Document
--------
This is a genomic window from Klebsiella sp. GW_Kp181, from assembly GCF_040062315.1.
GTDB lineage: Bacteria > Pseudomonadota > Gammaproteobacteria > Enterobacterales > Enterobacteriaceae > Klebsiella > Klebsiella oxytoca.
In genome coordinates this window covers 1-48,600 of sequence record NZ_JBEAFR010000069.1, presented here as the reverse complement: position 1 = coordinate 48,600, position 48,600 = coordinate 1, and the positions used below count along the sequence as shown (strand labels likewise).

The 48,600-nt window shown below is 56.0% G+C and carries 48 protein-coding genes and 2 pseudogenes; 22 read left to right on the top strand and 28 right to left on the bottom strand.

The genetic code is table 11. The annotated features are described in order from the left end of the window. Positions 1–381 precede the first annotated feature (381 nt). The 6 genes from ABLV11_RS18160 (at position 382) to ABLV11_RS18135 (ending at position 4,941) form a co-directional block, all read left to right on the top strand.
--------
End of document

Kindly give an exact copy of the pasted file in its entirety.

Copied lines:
This is a genomic window from Klebsiella sp. GW_Kp181, from assembly GCF_040062315.1.
GTDB lineage: Bacteria > Pseudomonadota > Gammaproteobacteria > Enterobacterales > Enterobacteriaceae > Klebsiella > Klebsiella oxytoca.
In genome coordinates this window covers 1-48,600 of sequence record NZ_JBEAFR010000069.1, presented here as the reverse complement: position 1 = coordinate 48,600, position 48,600 = coordinate 1, and the positions used below count along the sequence as shown (strand labels likewise).

The 48,600-nt window shown below is 56.0% G+C and carries 48 protein-coding genes and 2 pseudogenes; 22 read left to right on the top strand and 28 right to left on the bottom strand.

The genetic code is table 11. The annotated features are described in order from the left end of the window. Positions 1–381 precede the first annotated feature (381 nt). The 6 genes from ABLV11_RS18160 (at position 382) to ABLV11_RS18135 (ending at position 4,941) form a co-directional block, all read left to right on the top strand.